The EFCC has been the target of a sustained attack from the authorities. It is a combined Financial Intelligence Unit and investigation unit, the model started by Thailand's AMLO. The EFCC has had many successes but it has also found courts willing to help frustrate it. A case in point is the case of James Ibori, arrested in 2007, and the former governor of Delta. Simply getting a decision to extradite Ibori from his hideaway in London proved time-consuming and complicated.

In 2020, Ibrahim Magu, the head of the EFCC was suspended from office amid multiple allegations of fraud. He was not the first to be removed on grounds that many consider trumped up. In yet another irony, the EFCC has been accused of being a tool to target opponents of the government - whichever government is in charge. And as if that's not enough irony for one day, before Magu's term began, he was himself arrested, allegedly on the orders of the then head of the EFCC, Mdm Farida Waziri, who was subsequently removed by Goodluck Jonathan who said that the EFCC had, indeed, been "selective" in its choice of targets. Various international pressure groups have criticised the EFCC for failing to pay sufficient attention to their own particular hobby horses: Transparency International leads the pack in this regard.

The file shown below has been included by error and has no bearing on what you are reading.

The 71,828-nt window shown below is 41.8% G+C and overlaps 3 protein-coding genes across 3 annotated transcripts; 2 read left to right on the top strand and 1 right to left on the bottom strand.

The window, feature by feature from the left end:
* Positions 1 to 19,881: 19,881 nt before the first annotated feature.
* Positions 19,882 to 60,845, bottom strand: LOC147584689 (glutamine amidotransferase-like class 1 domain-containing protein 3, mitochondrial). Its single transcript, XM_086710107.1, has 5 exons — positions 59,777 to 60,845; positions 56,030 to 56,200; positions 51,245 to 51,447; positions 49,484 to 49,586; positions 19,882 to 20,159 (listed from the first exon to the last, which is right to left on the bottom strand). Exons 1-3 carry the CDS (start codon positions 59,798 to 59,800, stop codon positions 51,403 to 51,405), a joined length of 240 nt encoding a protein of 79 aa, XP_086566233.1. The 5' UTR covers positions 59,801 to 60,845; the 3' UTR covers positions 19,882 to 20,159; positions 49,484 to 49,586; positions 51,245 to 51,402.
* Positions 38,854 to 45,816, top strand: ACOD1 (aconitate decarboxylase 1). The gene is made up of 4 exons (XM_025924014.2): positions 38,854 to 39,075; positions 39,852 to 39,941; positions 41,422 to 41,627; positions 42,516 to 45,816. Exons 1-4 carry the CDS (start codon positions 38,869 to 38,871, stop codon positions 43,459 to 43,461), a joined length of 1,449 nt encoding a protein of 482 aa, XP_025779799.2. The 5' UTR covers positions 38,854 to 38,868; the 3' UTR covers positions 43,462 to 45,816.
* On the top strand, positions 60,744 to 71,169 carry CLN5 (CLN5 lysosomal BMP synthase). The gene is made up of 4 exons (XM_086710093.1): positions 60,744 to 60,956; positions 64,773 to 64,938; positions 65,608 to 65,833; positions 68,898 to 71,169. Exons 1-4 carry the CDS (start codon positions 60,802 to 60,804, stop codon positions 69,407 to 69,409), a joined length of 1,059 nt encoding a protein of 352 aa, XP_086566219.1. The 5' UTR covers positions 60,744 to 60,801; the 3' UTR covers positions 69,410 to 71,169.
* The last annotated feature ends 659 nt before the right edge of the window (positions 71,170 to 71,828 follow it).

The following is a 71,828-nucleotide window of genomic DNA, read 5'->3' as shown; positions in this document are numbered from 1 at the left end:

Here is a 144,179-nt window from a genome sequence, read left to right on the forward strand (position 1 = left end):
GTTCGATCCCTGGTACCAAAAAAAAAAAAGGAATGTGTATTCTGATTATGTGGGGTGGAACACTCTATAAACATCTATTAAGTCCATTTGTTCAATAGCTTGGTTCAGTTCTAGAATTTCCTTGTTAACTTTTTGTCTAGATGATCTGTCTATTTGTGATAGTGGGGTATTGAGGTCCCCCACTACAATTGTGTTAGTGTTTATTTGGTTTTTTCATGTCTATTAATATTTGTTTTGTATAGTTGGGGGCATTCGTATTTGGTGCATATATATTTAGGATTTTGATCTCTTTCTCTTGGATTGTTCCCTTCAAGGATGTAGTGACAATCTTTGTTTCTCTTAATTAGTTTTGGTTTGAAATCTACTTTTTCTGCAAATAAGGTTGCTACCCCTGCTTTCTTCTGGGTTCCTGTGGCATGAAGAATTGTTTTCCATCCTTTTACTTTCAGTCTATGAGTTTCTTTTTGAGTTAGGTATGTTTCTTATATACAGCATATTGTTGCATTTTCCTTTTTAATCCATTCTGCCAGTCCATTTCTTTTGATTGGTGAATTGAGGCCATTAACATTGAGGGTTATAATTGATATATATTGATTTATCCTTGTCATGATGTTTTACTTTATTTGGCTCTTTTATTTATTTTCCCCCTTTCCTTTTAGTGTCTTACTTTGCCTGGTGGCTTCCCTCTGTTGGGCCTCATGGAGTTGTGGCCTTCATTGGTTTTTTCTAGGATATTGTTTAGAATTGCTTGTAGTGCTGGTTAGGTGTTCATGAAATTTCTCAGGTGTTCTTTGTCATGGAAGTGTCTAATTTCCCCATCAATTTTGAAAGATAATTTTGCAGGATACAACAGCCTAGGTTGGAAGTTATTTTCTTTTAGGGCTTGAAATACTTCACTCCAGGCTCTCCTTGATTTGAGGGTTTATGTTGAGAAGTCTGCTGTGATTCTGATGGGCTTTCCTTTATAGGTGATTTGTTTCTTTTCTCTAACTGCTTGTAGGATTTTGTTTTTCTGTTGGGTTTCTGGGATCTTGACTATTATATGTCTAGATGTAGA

Only this week, Magu has been promoted within the police to Assistant Inspector General of Police (AIG) but he has never returned to the EFCC. He recently said he intended to retire from the police and cynics might say that his promotion is so that he can retire with superior rank. There are reports that he retired as soon as he was promoted but that has not been confirmed. What is clear is that there remains a cloud over him. Minister of Police Affairs, Maigari Dingyadi, said today that Magu is still under investigation and that the investigation, conducted by a special panel created by (once more, ironically) President Buhari, will continue and, if it finds evidence that would support prosecution, proceedings will be brought.

When set against this, the problem does not appear, on the face of it, to be legislative. It seems to be primarily a question of political will.

The EFCC has been getting convictions, some in very high profile cases. It doesn't matter what the law says or if it is changed to make convictions easier if the judiciary obstructs cases and if, when a hard-fought conviction is secured, the Government cancels the result.